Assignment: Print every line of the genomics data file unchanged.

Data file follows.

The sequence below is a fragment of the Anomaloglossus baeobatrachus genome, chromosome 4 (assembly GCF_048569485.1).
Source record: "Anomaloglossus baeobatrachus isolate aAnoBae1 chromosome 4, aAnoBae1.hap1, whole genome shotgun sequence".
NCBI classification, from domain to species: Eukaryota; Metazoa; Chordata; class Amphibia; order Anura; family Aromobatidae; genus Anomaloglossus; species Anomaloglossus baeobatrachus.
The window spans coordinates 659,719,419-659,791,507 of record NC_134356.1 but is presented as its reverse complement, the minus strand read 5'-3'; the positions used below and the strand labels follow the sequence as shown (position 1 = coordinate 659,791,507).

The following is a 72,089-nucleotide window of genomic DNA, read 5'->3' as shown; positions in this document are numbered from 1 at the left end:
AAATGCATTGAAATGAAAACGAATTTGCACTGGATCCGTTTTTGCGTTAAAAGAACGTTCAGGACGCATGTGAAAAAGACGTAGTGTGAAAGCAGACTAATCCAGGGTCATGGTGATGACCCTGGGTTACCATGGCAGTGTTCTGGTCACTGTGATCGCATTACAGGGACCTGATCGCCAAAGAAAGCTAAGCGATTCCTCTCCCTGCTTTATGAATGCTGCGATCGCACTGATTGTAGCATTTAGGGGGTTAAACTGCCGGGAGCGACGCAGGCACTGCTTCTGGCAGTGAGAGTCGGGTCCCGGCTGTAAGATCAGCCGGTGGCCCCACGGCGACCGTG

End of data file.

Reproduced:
The sequence below is a fragment of the Anomaloglossus baeobatrachus genome, chromosome 4 (assembly GCF_048569485.1).
Source record: "Anomaloglossus baeobatrachus isolate aAnoBae1 chromosome 4, aAnoBae1.hap1, whole genome shotgun sequence".
NCBI classification, from domain to species: Eukaryota; Metazoa; Chordata; class Amphibia; order Anura; family Aromobatidae; genus Anomaloglossus; species Anomaloglossus baeobatrachus.
The window spans coordinates 659,719,419-659,791,507 of record NC_134356.1 but is presented as its reverse complement, the minus strand read 5'-3'; the positions used below and the strand labels follow the sequence as shown (position 1 = coordinate 659,791,507).

The following is a 72,089-nucleotide window of genomic DNA, read 5'->3' as shown; positions in this document are numbered from 1 at the left end:
AAATGCATTGAAATGAAAACGAATTTGCACTGGATCCGTTTTTGCGTTAAAAGAACGTTCAGGACGCATGTGAAAAAGACGTAGTGTGAAAGCAGACTAATCCAGGGTCATGGTGATGACCCTGGGTTACCATGGCAGTGTTCTGGTCACTGTGATCGCATTACAGGGACCTGATCGCCAAAGAAAGCTAAGCGATTCCTCTCCCTGCTTTATGAATGCTGCGATCGCACTGATTGTAGCATTTAGGGGGTTAAACTGCCGGGAGCGACGCAGGCACTGCTTCTGGCAGTGAGAGTCGGGTCCCGGCTGTAAGATCAGCCGGTGGCCCCACGGCGACCGTG